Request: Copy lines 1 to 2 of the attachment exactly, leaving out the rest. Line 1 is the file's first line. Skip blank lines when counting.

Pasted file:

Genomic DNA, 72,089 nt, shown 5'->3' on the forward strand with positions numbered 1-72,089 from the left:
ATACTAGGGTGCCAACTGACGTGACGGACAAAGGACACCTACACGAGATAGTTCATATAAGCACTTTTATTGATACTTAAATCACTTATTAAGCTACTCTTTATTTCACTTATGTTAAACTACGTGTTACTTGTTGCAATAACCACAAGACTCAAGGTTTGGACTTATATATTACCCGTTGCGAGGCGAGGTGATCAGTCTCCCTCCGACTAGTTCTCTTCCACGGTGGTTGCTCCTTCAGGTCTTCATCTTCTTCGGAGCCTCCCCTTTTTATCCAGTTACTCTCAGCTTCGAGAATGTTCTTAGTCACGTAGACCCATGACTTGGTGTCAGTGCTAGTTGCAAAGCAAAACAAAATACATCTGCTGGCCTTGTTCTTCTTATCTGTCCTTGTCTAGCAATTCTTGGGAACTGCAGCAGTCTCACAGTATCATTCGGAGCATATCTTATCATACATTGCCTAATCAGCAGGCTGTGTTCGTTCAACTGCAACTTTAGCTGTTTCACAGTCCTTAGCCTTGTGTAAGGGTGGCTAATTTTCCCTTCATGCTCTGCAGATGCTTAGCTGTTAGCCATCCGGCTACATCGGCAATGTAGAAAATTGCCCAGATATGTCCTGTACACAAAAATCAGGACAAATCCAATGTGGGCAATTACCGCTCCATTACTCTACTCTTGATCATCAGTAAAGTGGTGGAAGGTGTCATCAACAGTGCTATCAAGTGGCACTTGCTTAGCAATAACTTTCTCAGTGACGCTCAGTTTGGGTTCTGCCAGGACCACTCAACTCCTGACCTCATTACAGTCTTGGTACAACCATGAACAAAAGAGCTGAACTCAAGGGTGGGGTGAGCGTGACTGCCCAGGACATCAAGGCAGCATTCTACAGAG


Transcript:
Genomic DNA, 72,089 nt, shown 5'->3' on the forward strand with positions numbered 1-72,089 from the left:
ATACTAGGGTGCCAACTGACGTGACGGACAAAGGACACCTACACGAGATAGTTCATATAAGCACTTTTATTGATACTTAAATCACTTATTAAGCTACTCTTTATTTCACTTATGTTAAACTACGTGTTACTTGTTGCAATAACCACAAGACTCAAGGTTTGGACTTATATATTACCCGTTGCGAGGCGAGGTGATCAGTCTCCCTCCGACTAGTTCTCTTCCACGGTGGTTGCTCCTTCAGGTCTTCATCTTCTTCGGAGCCTCCCCTTTTTATCCAGTTACTCTCAGCTTCGAGAATGTTCTTAGTCACGTAGACCCATGACTTGGTGTCAGTGCTAGTTGCAAAGCAAAACAAAATACATCTGCTGGCCTTGTTCTTCTTATCTGTCCTTGTCTAGCAATTCTTGGGAACTGCAGCAGTCTCACAGTATCATTCGGAGCATATCTTATCATACATTGCCTAATCAGCAGGCTGTGTTCGTTCAACTGCAACTTTAGCTGTTTCACAGTCCTTAGCCTTGTGTAAGGGTGGCTAATTTTCCCTTCATGCTCTGCAGATGCTTAGCTGTTAGCCATCCGGCTACATCGGCAATGTAGAAAATTGCCCAGATATGTCCTGTACACAAAAATCAGGACAAATCCAATGTGGGCAATTACCGCTCCATTACTCTACTCTTGATCATCAGTAAAGTGGTGGAAGGTGTCATCAACAGTGCTATCAAGTGGCACTTGCTTAGCAATAACTTTCTCAGTGACGCTCAGTTTGGGTTCTGCCAGGACCACTCAACTCCTGACCTCATTACAGTCTTGGTACAACCATGAACAAAAGAGCTGAACTCAAGGGTGGGGTGAGCGTGACTGCCCAGGACATCAAGGCAGCATTCTACAGAG